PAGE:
Stadium safety fears to be probed
A Stormont committee is to hold an inquiry into safety concerns over a proposed new Casement Park stadium in west Belfast.
The move comes after an expert told the Culture, Arts and Leisure Committee he feared inadequate provision of exits could trigger a crush in the event of an emergency evacuation.
Last month, Paul Scott, from the Safety Technical Group, said the proposed 38,000-capacity stadium could not be emptied safely in an emergency and warned of a similar situation to the Hillsborough tragedy.
He told the committee he was put under "undue pressure" by government officials to approve plans for the new ground.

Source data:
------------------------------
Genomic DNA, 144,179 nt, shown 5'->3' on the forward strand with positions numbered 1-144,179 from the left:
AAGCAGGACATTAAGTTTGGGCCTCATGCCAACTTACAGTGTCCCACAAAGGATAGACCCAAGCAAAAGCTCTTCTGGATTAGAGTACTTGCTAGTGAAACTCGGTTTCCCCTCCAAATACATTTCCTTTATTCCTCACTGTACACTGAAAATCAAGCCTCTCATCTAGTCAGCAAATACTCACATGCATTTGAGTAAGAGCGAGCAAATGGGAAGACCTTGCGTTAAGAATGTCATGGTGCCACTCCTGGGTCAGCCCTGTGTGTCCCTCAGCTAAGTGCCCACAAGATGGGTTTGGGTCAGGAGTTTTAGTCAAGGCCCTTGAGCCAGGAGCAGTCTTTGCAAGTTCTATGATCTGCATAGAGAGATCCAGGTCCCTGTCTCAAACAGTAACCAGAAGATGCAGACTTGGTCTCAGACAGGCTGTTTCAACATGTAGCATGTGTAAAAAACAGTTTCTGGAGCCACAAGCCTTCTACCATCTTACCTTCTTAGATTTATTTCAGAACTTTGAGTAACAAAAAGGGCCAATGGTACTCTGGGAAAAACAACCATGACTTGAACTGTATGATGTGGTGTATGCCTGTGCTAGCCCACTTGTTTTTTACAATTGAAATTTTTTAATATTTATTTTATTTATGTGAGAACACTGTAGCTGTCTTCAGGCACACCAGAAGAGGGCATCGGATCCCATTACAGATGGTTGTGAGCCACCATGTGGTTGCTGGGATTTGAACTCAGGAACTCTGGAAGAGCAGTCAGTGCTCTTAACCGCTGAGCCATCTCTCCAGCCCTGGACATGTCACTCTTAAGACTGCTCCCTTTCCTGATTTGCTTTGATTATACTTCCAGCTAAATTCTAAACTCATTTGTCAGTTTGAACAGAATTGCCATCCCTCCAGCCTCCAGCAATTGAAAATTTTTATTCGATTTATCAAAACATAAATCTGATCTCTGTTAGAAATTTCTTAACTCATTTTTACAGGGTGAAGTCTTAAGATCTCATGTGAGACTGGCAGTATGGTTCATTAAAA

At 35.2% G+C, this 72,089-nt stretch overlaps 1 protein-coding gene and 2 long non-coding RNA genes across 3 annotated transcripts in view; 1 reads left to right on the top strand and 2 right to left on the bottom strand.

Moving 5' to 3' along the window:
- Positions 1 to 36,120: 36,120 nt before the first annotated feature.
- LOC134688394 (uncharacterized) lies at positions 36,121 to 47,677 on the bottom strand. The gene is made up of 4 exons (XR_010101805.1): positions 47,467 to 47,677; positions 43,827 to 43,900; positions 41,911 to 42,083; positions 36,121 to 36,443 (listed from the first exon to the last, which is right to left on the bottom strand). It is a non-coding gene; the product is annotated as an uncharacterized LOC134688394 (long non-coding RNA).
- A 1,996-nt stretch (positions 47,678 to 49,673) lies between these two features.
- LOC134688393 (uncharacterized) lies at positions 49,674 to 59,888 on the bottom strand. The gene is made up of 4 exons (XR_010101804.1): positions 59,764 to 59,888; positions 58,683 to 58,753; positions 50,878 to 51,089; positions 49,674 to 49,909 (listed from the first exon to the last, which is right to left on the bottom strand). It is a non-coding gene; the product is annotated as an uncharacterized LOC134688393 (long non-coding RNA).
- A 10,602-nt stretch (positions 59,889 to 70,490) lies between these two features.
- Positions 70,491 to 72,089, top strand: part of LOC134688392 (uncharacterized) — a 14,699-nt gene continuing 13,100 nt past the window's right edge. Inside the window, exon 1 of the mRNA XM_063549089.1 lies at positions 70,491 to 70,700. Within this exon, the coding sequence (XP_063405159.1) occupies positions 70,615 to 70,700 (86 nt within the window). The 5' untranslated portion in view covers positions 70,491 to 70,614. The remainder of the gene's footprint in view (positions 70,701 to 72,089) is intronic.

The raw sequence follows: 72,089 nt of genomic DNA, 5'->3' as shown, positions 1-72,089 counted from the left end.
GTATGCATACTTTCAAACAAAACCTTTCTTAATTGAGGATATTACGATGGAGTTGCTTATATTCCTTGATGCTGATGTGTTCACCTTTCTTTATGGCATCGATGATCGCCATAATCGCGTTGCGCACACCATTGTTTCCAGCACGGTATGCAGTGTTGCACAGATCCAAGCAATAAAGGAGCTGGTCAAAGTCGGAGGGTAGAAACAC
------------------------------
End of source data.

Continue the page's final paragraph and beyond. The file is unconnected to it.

In the event, approval for the new Stormont-funded GAA facility - a proposed venue for Ireland's 2023 rugby World Cup bid - was overturned in the High Court last December after residents won a legal challenge to block the plans.
The court action focused on the impact the stadium would have on the community around it, not on safety matters.
Plans are currently being redrawn, with the GAA still hopeful a new stadium will be built on the site.
Members of the CAL committee today voted 5-3 in favour of holding a formal inquiry. The terms of reference for the probe have yet to be set.
SInn Fein sport minister Caral Ni Chuilin has insisted she was unaware of Mr Scott's concerns before his appearance before the committee.
The minister has commissioned a departmental review of the project in light of the allegations.
Sinn Fein committee members voted against an inquiry.
The GAA has denied any wrongdoing and stressed it has an "impeccable safety record".